It’s always been repugnant to me that, despite his years in Hollywood, Governator Arnold Schwarzenegger has done less than zero to stop runaway production or enact incentives to lure TV shows and films back to California and even Los Angeles. (Then again, very little that this piss poor political parvenu has done in the job deserves praise, period.) Clearly, I’m not alone in my lousy opinion of him. Because I’m told that most of the Los Angeles-based crew of the ABC hit show Ugly Betty are placing a full-page ad in Friday’s Variety that begs state and Los Angeles officials to do something to keep productions local. Many in the crew are losing their jobs after Ugly Betty became the first TV series to announce it’s leaving Los Angeles just two weeks after New York passed a bunch of new new tax credits to lure more showbiz productions. A source tells me that several dozen vendors for the series are paying for the ad “because they not only appreciate us and support us, but they are losing business, too.” Yes, the ad is addressed to other officials besides Ah-nuld. And so far there’s been barely a word from LA Mayor Antonio Villaraigosa. But we all know that, in the case of California, the fish stinks from the head. And Schwarzenegger is too busy hanging around a Brentwood coffee cafe every morning enjoying his breakfast to bother with important state business like this. (And it also smells just as bad in the vicinity of IATSE’s Tommy Short, since he’s the buttboy of the studios and networks…) Here is what the ad will say:
To Whom it Should Concern
Governor Arnold Schwarzenegger, Members of the State Senate and State Assembly, Mayor Antonio Villaraigosa, the Los Angeles City Council, and the Los Angeles County Board of Supervisors:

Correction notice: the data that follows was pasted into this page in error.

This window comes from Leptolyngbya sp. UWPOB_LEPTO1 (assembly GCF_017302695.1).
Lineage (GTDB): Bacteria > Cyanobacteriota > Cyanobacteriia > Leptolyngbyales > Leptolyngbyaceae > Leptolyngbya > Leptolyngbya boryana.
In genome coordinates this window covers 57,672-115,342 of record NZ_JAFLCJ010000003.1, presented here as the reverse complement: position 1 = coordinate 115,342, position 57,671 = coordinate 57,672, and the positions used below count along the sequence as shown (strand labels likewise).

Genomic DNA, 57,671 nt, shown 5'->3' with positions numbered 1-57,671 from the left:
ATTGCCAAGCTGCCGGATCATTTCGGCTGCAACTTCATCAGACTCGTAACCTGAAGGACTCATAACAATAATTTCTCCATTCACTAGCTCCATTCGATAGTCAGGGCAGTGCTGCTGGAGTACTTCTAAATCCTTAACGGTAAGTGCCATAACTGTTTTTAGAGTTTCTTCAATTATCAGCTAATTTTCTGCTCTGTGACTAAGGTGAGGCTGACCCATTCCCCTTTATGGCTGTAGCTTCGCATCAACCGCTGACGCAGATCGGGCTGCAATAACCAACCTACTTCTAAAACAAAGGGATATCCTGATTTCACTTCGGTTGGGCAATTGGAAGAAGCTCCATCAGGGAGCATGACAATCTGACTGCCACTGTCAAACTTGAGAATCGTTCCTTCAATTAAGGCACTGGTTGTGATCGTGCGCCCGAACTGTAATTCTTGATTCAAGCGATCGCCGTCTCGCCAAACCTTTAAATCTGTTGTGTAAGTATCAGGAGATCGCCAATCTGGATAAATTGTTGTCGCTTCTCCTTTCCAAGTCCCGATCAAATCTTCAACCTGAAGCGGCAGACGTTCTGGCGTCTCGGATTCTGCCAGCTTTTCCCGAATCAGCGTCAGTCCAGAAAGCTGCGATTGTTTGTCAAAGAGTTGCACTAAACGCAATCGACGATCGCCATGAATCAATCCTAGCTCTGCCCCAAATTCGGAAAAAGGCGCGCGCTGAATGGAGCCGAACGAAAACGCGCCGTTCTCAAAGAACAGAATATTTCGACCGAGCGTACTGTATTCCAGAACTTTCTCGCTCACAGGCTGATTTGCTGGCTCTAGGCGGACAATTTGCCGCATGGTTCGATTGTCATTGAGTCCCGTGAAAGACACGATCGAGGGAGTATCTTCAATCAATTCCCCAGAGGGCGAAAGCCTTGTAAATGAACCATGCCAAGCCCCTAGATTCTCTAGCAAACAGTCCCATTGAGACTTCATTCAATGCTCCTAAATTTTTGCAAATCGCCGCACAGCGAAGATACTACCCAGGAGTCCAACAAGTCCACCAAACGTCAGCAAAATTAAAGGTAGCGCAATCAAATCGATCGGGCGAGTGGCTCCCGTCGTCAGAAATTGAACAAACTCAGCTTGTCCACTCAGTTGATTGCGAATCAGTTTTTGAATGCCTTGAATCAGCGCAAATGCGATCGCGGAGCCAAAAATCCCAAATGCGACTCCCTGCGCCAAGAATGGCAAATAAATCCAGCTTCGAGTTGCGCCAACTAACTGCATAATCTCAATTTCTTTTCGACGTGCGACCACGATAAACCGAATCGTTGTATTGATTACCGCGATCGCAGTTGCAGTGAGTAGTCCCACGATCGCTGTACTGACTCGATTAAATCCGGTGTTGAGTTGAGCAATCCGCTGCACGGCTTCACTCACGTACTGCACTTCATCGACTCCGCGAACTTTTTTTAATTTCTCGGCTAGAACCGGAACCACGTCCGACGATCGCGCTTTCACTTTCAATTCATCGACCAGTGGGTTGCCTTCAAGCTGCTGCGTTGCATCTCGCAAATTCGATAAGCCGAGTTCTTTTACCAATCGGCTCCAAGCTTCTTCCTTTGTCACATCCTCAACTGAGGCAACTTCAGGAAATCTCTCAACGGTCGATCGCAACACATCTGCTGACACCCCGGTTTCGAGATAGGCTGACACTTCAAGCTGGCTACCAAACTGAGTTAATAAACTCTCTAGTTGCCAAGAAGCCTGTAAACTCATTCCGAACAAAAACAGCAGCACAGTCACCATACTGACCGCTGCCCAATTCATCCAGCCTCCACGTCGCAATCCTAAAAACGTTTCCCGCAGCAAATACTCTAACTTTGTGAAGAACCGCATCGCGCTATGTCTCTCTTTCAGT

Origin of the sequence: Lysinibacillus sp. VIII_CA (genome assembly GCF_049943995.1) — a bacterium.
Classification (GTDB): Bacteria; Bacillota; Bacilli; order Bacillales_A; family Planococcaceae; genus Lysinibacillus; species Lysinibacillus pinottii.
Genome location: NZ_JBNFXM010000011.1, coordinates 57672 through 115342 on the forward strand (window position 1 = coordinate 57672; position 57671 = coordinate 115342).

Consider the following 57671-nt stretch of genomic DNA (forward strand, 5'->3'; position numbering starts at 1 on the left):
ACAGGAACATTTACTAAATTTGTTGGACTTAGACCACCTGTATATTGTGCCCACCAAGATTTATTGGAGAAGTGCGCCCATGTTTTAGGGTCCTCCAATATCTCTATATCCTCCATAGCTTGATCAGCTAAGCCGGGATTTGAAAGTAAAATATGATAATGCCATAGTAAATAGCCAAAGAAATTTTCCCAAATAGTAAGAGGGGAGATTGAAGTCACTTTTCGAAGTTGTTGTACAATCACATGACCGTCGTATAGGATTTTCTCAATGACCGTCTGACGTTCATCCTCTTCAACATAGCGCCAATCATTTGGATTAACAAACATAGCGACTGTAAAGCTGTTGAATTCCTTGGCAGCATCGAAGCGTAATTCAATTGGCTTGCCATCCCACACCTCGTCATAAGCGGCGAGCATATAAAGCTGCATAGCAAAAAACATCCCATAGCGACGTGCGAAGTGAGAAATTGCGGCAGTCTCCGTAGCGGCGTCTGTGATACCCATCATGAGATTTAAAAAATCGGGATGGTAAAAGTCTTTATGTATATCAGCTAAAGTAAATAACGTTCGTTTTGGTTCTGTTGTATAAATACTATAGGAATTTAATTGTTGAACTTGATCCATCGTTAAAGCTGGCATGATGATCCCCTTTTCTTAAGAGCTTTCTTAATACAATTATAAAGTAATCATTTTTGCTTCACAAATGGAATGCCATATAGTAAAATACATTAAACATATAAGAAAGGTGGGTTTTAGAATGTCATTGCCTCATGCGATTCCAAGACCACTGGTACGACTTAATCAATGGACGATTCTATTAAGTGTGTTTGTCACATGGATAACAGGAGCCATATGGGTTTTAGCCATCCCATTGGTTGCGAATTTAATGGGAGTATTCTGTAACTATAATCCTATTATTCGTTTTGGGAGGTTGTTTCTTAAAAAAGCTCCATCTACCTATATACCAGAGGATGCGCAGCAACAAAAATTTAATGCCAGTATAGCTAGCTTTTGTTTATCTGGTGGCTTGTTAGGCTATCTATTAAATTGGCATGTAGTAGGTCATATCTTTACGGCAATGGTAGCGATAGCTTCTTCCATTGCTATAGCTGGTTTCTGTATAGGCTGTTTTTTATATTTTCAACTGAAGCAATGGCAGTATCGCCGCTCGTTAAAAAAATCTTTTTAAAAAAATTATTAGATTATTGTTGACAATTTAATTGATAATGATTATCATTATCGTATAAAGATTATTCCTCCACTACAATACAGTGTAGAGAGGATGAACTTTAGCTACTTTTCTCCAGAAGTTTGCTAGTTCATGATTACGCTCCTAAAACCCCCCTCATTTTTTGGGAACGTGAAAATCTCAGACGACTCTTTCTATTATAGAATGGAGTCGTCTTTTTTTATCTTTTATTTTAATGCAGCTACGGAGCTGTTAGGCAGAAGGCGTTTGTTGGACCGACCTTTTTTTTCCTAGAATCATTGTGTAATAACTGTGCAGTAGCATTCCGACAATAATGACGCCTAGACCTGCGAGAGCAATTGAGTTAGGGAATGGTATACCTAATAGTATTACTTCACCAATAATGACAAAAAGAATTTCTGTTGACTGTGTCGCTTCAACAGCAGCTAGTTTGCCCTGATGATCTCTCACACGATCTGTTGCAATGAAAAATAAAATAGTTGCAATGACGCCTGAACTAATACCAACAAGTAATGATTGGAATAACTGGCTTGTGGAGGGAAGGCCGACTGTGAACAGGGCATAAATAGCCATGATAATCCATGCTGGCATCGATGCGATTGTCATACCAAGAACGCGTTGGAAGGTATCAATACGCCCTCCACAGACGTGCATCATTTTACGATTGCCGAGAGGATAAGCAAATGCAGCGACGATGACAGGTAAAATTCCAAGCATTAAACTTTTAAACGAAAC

We are writing to you because we just lost our jobs. We are the 300 plus members of the crew of the television show Ugly Betty. We were informed this Tuesday that the production of our show is moving to New York primarily because of the 35% tax incentives being offered by the state of New York. Instead of making good wages and paying our fair share of California state income tax, we will all be collecting Unemployment Benefits. In addition, we will certainly be cutting our spending back to the bone, which will not only cut back our sales tax contributions substantially, but it could end up costing the jobs of the people who provide services and products to us. Not only are these crew positions being lost; all of our local vendors are losing our business.
Our production buys: lumber, paint, wallpaper, cabinets, other building materials, office products, fabric, art supplies, computer equipment, food, beverages, flowers, film, makeup & hair products, wigs, insurance, jewelry, clothing, etc.
Our production rents: lighting equipment, sound equipment, video playback equipment, heavy machinery, office equipment, backdrops, costumes, furniture, scenery, props, soundstages, offices, parking facilities, cars, trucks, storage facilities, computers, camera equipment, grip equipment, editing equipment, drafting equipment, cell phones, computers, toilets, dumpsters, live plants, production trailers, tools, hardware, artwork, walkie talkies, etc.
Our production also uses the services of: dry cleaners, printers, location companies, Special Effects companies, utilities, caterers, payroll services, restaurants, security, Post Production Services, Clearance Houses, etc.
When we shoot on locations around Los Angeles we pay for permits; we pay homeowners & businesses for the use of their property, we hire police and fire department personnel, we pay for facility engineers, etc.
So, while the loss of our individual positions may be insignificant, the loss of this production is staggering. Now multiply this by all the other productions going to New York, New Mexico, Illinois, Louisiana, North Carolina and other states with incentives, not to mention Canada, New Zealand, Australia, Eastern Europe, etc. and the cost to the California state economy is monumental. We implore you to do everything in your power to level the playing field and bring our jobs back to California by enacting meaningful incentives to keep film and television production in our state.
The Crew of Ugly Betty
Editor-in-Chief Nikki Finke - tip her here.